Longtime record executive Lester Sill was involved with the Monkees project from the very start. In the early days, Sill was the music coordinator for the group, overseeing the recording process under the helm of Don Kirshner. When Kirshner was sacked in early 1967, Sill took over as musical supervisor. He later became president of Colgems Records.
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Here's the mono mix of "Someday Man" (with the studio chatter at the start) that I first heard on the Monkee Business compilation:
Check out this alternate mix of the song from the Instant Replay deluxe edition:
Check out the entire '69 tour program on the 1969 tour page!
On January 27, 1967, the first 'Monkees Club' was opened in West Caldwell, New Jersey. New talent would be showcased in a "theatre environment" where teenagers could be easily admitted on Friday and Saturday nights. As the flyer below notes, the club would act as a "stage to stardom" and attendees were promised an evening of live entertainment in a "groovy" atmosphere, all in a place where they would feel "in, together, with it." Colgems (The Monkees' record label) was advertised as having first right of refusal on any talent discovered at the clubs. Record World magazine said "The Monkees themselves won attention after talent auditions [and] this Monkees discovery pattern will now be adapted at the Monkees Clubs."
This full-page ad appeared in the March 25, 1967 issue of Billboard.
The menu at the clubs would consist of "kooky soft-drink and ice cream concoctions," and auditions would be held on Sundays. Winners of the contests would play the circuit of other clubs. Over thirty more locations were planned, but it's unknown if they came into existence, and if any talent was ultimately discovered.
Andrew Sandoval's book, The Monkees: The Day-by-Day Story of the '60s TV Pop Sensation, was referenced for details appearing in this blog post.
When "Someday Man"/"Listen to the Band" was issued as a single on April 15, 1969, "Someday Man" (written by Paul Williams and produced by Bones Howe) was the designated A-side and the song that was being pushed for airplay. Events would quickly change that altered the course of The Monkees' second post-Peter Tork single in 1969.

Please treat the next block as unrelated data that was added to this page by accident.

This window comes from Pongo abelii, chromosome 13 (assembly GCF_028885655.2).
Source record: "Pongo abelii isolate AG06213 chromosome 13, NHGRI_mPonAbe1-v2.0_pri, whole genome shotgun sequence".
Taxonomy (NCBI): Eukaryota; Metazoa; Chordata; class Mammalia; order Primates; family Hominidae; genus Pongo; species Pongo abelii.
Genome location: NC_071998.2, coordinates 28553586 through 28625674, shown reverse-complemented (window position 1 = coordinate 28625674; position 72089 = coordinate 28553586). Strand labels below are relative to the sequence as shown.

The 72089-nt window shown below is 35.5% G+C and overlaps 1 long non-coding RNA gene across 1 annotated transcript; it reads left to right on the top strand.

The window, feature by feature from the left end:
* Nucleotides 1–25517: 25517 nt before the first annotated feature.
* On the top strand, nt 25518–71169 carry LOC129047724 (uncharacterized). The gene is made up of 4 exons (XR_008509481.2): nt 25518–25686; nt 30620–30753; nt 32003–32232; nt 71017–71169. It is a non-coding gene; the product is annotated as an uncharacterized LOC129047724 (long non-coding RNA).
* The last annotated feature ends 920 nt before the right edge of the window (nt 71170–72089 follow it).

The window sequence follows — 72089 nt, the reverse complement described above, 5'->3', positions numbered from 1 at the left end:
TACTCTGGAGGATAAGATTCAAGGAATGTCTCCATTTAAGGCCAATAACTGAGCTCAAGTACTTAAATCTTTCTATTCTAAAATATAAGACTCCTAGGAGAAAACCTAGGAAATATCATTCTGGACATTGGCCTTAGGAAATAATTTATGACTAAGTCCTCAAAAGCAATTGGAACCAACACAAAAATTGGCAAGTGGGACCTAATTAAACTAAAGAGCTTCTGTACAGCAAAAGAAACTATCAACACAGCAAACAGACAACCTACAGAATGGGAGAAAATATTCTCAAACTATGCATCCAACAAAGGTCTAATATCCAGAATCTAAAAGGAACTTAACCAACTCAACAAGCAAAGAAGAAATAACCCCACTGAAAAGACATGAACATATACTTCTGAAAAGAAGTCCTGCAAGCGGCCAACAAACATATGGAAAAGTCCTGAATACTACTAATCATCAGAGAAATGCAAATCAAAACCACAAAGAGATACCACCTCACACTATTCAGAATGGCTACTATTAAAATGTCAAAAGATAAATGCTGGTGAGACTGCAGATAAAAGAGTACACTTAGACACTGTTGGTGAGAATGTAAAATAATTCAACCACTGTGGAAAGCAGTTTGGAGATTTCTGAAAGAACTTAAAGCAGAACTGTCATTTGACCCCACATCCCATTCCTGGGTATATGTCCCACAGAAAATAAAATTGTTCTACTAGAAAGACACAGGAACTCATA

Shortly after its release, Micky, Davy, and Michael performed both sides live (along with "I'm a Believer") on The Joey Bishop Show on April 24, 1969. For this appearance the trio were supported by Sam & The Goodtimers, The Monkees' backing band throughout their 1969 concert tour.
In short time many DJs decided that they preferred the B-side, Michael's own "Listen to the Band," and started to give it more airplay. As a result, a second picture sleeve was produced by Colgems designating it as the A-side.
Despite the artistic merit of both tracks, the single's performance with the record buying public was more than underwhelming. By 1969 the popularity of The Monkees had waned, and each side of the single languished on the Billboard charts. "Someday Man" placed for just three weeks, peaking at #81 on May 17, 1969. "Listen to the Band," however, proved to have more staying power, charting for 9 weeks and peaking at #63 on July 19, 1969.
Both "Listen to the Band" and "Someday Man" were mainstays in the set list on the 1969 North American Tour, and "Listen to the Band" has been played during every Monkees tour since the group reunited in 1986. "Someday Man," however, was not performed live again by The Monkees until 2011.
Today, "Listen to the Band" is considered one of The Monkees' most enduring songs, having become an anthem of sorts for the group over time. In a 1997 interview with the British publication Melody Maker, Michael Nesmith expressed his fondness for the song.
"We [The Monkees] were off the air and it was right at the end of everything when I delivered that record and everyone said, 'No, that is not a Monkees song. This won't work.' But, much to my satisfaction, it's proved to be one of our most enduring songs. I think I was able to get everything I wanted to say about The Monkees into it. And I love the way the music recurs, the way it rolls around on itself again so it can be played over and over and over."
Nez also offered his interpretation of the song and its lyrics:
"Well, it says, 'Plays a song and no-one listens.' That's the phrase that really says it and it's able to crystallize, still, everything I was feeling at that time. It's 'He plays a song and no-one listens, I need help, I'm falling again.' It's the feeling of falling backwards into this thing of nobody getting it. But it's also, 'Play the drums a little bit louder, tell me I can live without her,' so the only thing that's going to give me comfort here is what I'm doing. It takes the spirit of the idea and really conveys it and that's what makes me the most proud. I'd love to hear someone cover that song. I don't know who could."
As 1970 drew to a close, Micky and Davy conducted one more recording session in September with producer Jeff Barry. The bubblegum-esque single "Do It In The Name of Love" (backed with "Lady Jane") would be officially credited to Dolenz & Jones and not to The Monkees. Issued in April 1971 on Bell Records (which had absorbed Colgems, The Monkees' now defunct record label), the single failed to make a dent in the charts. Below is the Japanese picture sleeve for "Do It In The Name of Love" (courtesy of Monkee45s.net). The single was released under the Monkees banner in Japan.
Below is one fan's interpretation of the picture sleeve had Peter still been a member of The Monkees at the time of the single's release on February 8, 1969.
This is my favorite advertisement created for a Monkees single, coming from the April 26, 1969 issue of Billboard and courtesy of JD at Monkee45s.net!